Digging Into a Coal Controversy

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By Joan Quigley,
who is the author of "The Day the Earth Caved In: An American Mining Tragedy"
Wednesday, September 26, 2007

MOVING MOUNTAINS

How One Woman and Her Community Won Justice From Big Coal

By Penny Loeb

Univ. Press of Kentucky. 306 pp. $27.95

On Feb. 26, 1999 -- the 27th anniversary of a mining disaster that killed 125 people near Buffalo Creek, W.Va. -- a federal district judge named Charles H. Haden II embarked on an aerial tour of West Virginia's southern coalfields. The jurist, a Gerald Ford appointee and avid bird-watcher, presided over a lawsuit challenging so-called mountaintop removal, a form of strip mining that obliterates mountain summits to expose the coal beneath them, burying valleys and streams below in rubble.

Two hours later, after viewing the devastation from above, the judge said to his clerks: "What were they [the coal-industry lawyers] ever thinking to take me up there?"

Penny Loeb's new book, "Moving Mountains," recounts the history of that lawsuit, Bragg v. Robertson, which claimed that mountaintop removal violated the Clean Water Act by dumping mine waste into nearby streams. Ultimately, Haden ruled in the plaintiffs' favor, citing, in part, evidence he observed from the air. For a brief interlude, his sweeping decision threatened to curtail the practice nationwide.

Loeb is not the first author drawn to mountaintop removal. Erik Reece chronicled the impact of a similar practice on a Kentucky slope in his book "Lost Mountain." But Loeb, a former Newsday investigative reporter and editor for U.S. News & World Report, focuses primarily on residents of the affected communities, including those who joined the litigation as plaintiffs: housewives who battled dust, cave-ins and errant boulders from the above-ground blasting; retirees who grew up hunting and fishing near their mountain homes, only to watch the wooded hollows disappear. The named plaintiff, Patricia Bragg, first launched into activism when underground mining drained a neighbor's well; later, operators sought to gouge out the mountains surrounding her home.

Loeb devoted nine years to this insightful portrait of the contemporary coal industry, and her text resonates with telling details, the reward for her dedication and patience. She writes, for example, that only one of the plaintiffs' three trial attorneys -- a law professor -- had any in-court experience when he and his colleagues squared off against the coal industry, with its battalion of high-priced legal talent. One member of the plaintiffs' team, a public-interest lawyer who specialized in appellate briefs, had never taken a deposition; another had logged only three days on his first job as a lawyer when a magazine photograph of mountaintop removal landed on his desk. Not surprisingly, the courtroom scenes number among the book's strongest.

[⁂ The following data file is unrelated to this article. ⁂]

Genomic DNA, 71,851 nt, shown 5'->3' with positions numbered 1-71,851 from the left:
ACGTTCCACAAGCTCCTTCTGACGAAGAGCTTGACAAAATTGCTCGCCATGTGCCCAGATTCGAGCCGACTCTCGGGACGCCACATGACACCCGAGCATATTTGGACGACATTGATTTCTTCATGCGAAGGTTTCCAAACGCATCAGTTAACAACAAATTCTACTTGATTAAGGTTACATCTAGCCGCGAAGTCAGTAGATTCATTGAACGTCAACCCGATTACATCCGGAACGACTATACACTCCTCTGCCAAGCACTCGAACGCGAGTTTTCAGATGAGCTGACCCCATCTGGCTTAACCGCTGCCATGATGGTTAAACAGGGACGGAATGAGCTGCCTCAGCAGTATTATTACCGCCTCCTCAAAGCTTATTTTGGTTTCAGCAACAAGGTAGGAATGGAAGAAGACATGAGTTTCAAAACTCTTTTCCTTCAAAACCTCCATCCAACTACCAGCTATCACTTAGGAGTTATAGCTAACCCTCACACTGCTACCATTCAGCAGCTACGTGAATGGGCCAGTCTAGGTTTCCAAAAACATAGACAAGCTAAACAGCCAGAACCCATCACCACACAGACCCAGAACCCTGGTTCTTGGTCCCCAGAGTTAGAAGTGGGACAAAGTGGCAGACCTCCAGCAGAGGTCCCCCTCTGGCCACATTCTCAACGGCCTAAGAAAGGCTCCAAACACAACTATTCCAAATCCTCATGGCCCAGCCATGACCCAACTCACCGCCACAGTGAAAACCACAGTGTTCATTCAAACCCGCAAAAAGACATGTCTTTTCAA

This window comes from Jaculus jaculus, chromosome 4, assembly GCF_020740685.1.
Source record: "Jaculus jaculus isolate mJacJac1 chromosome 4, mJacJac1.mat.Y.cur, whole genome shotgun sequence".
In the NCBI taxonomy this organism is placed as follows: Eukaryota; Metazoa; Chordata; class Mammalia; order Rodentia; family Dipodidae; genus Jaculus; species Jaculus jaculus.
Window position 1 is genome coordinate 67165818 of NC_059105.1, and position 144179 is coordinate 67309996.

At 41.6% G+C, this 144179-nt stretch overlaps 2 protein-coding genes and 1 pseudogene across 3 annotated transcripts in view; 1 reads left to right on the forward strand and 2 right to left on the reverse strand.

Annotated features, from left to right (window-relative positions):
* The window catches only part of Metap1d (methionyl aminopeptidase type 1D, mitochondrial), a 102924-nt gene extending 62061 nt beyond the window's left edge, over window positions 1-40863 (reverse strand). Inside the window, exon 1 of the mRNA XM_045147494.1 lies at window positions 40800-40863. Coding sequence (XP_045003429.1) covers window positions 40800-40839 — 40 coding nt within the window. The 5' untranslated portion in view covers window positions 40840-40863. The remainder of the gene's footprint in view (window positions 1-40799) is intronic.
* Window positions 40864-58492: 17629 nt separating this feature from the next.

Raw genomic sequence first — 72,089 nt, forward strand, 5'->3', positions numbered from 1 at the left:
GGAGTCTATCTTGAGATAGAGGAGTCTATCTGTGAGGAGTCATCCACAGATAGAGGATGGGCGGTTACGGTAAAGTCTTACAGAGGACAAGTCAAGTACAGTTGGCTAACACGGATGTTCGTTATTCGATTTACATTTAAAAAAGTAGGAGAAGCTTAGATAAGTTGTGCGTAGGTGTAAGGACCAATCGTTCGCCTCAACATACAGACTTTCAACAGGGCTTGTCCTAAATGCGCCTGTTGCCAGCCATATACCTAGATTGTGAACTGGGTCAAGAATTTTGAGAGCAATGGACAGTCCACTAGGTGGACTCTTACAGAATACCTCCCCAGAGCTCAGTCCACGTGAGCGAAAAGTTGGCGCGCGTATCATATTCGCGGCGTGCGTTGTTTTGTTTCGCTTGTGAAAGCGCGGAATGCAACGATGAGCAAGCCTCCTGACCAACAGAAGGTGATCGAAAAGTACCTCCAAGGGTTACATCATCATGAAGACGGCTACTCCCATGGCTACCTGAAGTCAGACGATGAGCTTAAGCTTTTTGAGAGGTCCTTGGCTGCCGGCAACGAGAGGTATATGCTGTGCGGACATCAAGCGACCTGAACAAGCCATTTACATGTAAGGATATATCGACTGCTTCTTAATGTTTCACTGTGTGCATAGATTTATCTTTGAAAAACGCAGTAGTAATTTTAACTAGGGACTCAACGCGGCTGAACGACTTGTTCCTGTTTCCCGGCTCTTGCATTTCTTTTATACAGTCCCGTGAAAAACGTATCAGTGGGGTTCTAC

Loeb, however, tends toward over-inclusiveness, cluttering her text with secondary characters and subplots that sap the narrative's energy and momentum. A chronological retelling of events, rather than her chapter-by-chapter focus on different characters, would have lent the book a more engaging structure, helping the reader sort through sometimes difficult technical material.

And, in spite of the subtitle, the Bragg story -- like so many about the Appalachian coalfields and their residents -- does not neatly yield a sense of justice won. Indeed, Haden's decision was overturned on appeal. Nevertheless, Loeb appends a lengthy coda about the effect of the original ruling, including an upswing in litigation against coal companies. "The battle for equality with coal may well continue," she writes. "But the scales are tipping toward balance."

It is too soon to know whether such optimism is well founded. Recent events -- from the fate of six Utah miners entombed last month to the Bush administration's proposal to legalize mountaintop removal, warding off further challenges -- do not inspire confidence. The coal industry has demonstrated again and again, in West Virginia and elsewhere, its ability to persevere and prosper, often with the cooperation of the workers whose landscape it despoils. After Haden's decision, miners converged on the state Capitol in Charleston, rallying to protect their jobs. Early in the lawsuit, one of the plaintiffs' lawyers had calibrated the odds against prevailing over big coal.

"We won the battle," he said. "We'll lose the war."


© 2007 The Washington Post Company

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